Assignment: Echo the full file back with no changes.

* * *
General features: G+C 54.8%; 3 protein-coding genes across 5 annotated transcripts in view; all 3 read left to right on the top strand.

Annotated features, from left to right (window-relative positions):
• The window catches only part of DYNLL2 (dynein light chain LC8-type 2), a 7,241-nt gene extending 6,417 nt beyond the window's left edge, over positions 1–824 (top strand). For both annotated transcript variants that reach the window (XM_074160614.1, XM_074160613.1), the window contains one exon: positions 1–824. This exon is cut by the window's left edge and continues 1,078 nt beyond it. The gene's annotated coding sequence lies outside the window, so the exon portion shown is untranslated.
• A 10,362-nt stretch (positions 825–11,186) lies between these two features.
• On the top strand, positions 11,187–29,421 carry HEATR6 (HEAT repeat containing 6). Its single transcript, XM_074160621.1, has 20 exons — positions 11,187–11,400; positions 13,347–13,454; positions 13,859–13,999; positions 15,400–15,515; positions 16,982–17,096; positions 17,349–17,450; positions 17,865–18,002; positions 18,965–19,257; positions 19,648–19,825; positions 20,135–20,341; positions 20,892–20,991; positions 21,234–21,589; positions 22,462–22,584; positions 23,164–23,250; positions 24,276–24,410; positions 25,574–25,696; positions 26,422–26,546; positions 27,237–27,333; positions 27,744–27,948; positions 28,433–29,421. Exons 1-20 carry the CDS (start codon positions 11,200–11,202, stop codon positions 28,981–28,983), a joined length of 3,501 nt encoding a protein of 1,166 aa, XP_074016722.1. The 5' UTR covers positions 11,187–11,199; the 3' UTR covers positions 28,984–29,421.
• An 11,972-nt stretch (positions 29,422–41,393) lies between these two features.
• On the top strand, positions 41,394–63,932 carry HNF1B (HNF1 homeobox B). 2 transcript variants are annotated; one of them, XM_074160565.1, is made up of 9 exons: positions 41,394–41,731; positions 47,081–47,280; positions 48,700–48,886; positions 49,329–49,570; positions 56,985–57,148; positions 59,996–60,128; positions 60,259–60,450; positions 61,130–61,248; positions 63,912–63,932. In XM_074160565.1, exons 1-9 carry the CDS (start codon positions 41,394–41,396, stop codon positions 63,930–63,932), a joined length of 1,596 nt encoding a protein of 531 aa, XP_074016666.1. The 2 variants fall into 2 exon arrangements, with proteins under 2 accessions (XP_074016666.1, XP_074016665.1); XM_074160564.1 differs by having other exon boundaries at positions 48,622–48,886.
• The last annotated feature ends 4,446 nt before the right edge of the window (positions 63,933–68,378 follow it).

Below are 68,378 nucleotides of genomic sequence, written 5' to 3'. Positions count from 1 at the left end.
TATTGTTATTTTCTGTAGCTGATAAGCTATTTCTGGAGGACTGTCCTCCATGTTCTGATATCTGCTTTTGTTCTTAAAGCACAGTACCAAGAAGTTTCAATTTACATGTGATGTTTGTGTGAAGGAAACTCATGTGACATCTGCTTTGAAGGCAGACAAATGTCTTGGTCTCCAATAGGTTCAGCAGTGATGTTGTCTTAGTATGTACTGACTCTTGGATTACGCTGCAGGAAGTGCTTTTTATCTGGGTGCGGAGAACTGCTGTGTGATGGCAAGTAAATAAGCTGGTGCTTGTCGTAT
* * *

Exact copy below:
General features: G+C 54.8%; 3 protein-coding genes across 5 annotated transcripts in view; all 3 read left to right on the top strand.

Annotated features, from left to right (window-relative positions):
• The window catches only part of DYNLL2 (dynein light chain LC8-type 2), a 7,241-nt gene extending 6,417 nt beyond the window's left edge, over positions 1–824 (top strand). For both annotated transcript variants that reach the window (XM_074160614.1, XM_074160613.1), the window contains one exon: positions 1–824. This exon is cut by the window's left edge and continues 1,078 nt beyond it. The gene's annotated coding sequence lies outside the window, so the exon portion shown is untranslated.
• A 10,362-nt stretch (positions 825–11,186) lies between these two features.
• On the top strand, positions 11,187–29,421 carry HEATR6 (HEAT repeat containing 6). Its single transcript, XM_074160621.1, has 20 exons — positions 11,187–11,400; positions 13,347–13,454; positions 13,859–13,999; positions 15,400–15,515; positions 16,982–17,096; positions 17,349–17,450; positions 17,865–18,002; positions 18,965–19,257; positions 19,648–19,825; positions 20,135–20,341; positions 20,892–20,991; positions 21,234–21,589; positions 22,462–22,584; positions 23,164–23,250; positions 24,276–24,410; positions 25,574–25,696; positions 26,422–26,546; positions 27,237–27,333; positions 27,744–27,948; positions 28,433–29,421. Exons 1-20 carry the CDS (start codon positions 11,200–11,202, stop codon positions 28,981–28,983), a joined length of 3,501 nt encoding a protein of 1,166 aa, XP_074016722.1. The 5' UTR covers positions 11,187–11,199; the 3' UTR covers positions 28,984–29,421.
• An 11,972-nt stretch (positions 29,422–41,393) lies between these two features.
• On the top strand, positions 41,394–63,932 carry HNF1B (HNF1 homeobox B). 2 transcript variants are annotated; one of them, XM_074160565.1, is made up of 9 exons: positions 41,394–41,731; positions 47,081–47,280; positions 48,700–48,886; positions 49,329–49,570; positions 56,985–57,148; positions 59,996–60,128; positions 60,259–60,450; positions 61,130–61,248; positions 63,912–63,932. In XM_074160565.1, exons 1-9 carry the CDS (start codon positions 41,394–41,396, stop codon positions 63,930–63,932), a joined length of 1,596 nt encoding a protein of 531 aa, XP_074016666.1. The 2 variants fall into 2 exon arrangements, with proteins under 2 accessions (XP_074016666.1, XP_074016665.1); XM_074160564.1 differs by having other exon boundaries at positions 48,622–48,886.
• The last annotated feature ends 4,446 nt before the right edge of the window (positions 63,933–68,378 follow it).

Below are 68,378 nucleotides of genomic sequence, written 5' to 3'. Positions count from 1 at the left end.
TATTGTTATTTTCTGTAGCTGATAAGCTATTTCTGGAGGACTGTCCTCCATGTTCTGATATCTGCTTTTGTTCTTAAAGCACAGTACCAAGAAGTTTCAATTTACATGTGATGTTTGTGTGAAGGAAACTCATGTGACATCTGCTTTGAAGGCAGACAAATGTCTTGGTCTCCAATAGGTTCAGCAGTGATGTTGTCTTAGTATGTACTGACTCTTGGATTACGCTGCAGGAAGTGCTTTTTATCTGGGTGCGGAGAACTGCTGTGTGATGGCAAGTAAATAAGCTGGTGCTTGTCGTAT